In addition to these guidelines, keep in mind that a stellar resume:
- Addresses the needs of your prospective employer and explains how you will fill those needs
- Makes a remarkable first impression with a neat, professional layout and design
- Employs targeted keywords and phrases that help you fend off elimination by the ATS.
Develop an ATS-friendly resume
Since 99% of large companies use Applicant Tracking Systems, it is likely that you will be applying through one. These software applications scan resumes into HR systems and sort them using algorithms. Only the top resumes make it into the hands of the hiring manager.
To avoid ending up in the circular file, use keywords and phrases that appear in the job listing within your administrative resume. Insert them naturally — you don’t want to end up sounding like a robot — and personalize them for each application.
There are no guarantees, but this method will boost your chances of being seen by a human being.
Choosing the best resume format for an administrative professional
The best format for almost any resume is reverse chronological order and your administrative resume is no different. In this format, your employment history section is organized from your most recent position on back.
In the following circumstances, you may want to consider one of the resume formats we suggest as chronological alternatives or hybrids:
- You are new to the job market
- You are a mature worker
- You are a career-changer
- You have had many different careers.
If none of those apply, stick with the tried-and-true reverse chronological order format: Recruiters prefer it by far!
Resume summary example: answer the call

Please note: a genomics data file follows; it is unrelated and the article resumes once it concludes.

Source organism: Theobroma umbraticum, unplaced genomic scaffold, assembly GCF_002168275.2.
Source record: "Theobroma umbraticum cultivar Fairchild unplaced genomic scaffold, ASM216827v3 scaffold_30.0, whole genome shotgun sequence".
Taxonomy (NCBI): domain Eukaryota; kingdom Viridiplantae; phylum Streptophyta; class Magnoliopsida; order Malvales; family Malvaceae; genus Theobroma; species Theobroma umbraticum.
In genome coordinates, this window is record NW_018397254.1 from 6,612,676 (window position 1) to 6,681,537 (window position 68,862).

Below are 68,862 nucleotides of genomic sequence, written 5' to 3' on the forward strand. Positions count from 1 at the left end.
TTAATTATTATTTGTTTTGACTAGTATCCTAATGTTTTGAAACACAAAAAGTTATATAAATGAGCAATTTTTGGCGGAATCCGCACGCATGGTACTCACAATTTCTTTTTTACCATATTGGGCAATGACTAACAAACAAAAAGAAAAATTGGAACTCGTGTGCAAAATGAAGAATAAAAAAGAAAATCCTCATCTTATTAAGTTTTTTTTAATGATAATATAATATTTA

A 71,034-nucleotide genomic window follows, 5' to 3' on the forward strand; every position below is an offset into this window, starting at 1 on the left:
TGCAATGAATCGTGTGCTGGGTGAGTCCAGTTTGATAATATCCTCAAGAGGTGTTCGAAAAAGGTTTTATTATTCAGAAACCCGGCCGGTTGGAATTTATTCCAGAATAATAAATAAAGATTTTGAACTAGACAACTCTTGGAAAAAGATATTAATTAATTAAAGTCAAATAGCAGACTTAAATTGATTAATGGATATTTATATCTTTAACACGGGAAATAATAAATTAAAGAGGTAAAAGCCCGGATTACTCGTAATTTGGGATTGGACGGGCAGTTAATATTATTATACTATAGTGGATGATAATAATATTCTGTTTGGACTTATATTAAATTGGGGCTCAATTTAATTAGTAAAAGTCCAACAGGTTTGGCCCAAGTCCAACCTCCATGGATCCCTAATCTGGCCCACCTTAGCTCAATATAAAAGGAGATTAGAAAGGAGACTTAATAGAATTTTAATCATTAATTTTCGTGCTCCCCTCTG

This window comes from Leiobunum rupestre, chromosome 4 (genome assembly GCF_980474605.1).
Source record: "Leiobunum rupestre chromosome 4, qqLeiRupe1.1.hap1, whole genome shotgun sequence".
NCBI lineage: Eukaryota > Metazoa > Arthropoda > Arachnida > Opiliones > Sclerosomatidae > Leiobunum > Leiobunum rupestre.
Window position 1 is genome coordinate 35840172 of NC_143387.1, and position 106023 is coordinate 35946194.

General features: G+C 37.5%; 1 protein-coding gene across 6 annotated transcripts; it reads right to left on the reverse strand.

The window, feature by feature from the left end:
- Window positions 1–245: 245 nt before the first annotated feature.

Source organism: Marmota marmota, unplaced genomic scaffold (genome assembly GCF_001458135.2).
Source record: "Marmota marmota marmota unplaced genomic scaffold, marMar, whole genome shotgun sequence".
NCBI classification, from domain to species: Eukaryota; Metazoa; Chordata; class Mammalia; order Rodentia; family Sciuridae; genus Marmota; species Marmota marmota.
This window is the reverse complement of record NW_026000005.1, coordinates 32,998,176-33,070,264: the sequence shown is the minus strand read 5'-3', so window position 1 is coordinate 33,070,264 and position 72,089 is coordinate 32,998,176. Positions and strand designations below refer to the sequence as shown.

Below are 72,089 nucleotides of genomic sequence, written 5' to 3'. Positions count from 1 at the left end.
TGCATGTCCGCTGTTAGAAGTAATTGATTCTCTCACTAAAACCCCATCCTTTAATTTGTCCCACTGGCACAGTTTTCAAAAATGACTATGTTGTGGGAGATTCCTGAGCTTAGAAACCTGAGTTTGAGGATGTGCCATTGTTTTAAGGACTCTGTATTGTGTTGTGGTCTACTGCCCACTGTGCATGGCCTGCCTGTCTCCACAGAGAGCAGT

Administrative professionals may be the face of the department or the organization as a whole. That means style counts! The summary in your administrative resume is the one place to really let your personality shine. Wow them with your positive nature, but also choose one or two of your top accomplishments to show off why you are the right person for the job.
Since some administrative positions are entry level, choose to focus on organizational, time management and collaborative skills. You can take examples from your educational or volunteer experiences.
Your resume is not the time for false modesty. Play up your biggest achievement with a one or two sentence description (any longer is too long) that employs strong action words and positive descriptions of yourself. Back it up with a sentence on your working philosophy or style. Make sure you match the skills and attributes you highlight to the needs of each job.
Have two or three short examples of your achievements ready and plug in the one that best fits each prospective employer’s job listing. Remember, you are always answering the question: “How will you fill the organization’s needs?”
You can find a resume example for your summary section below.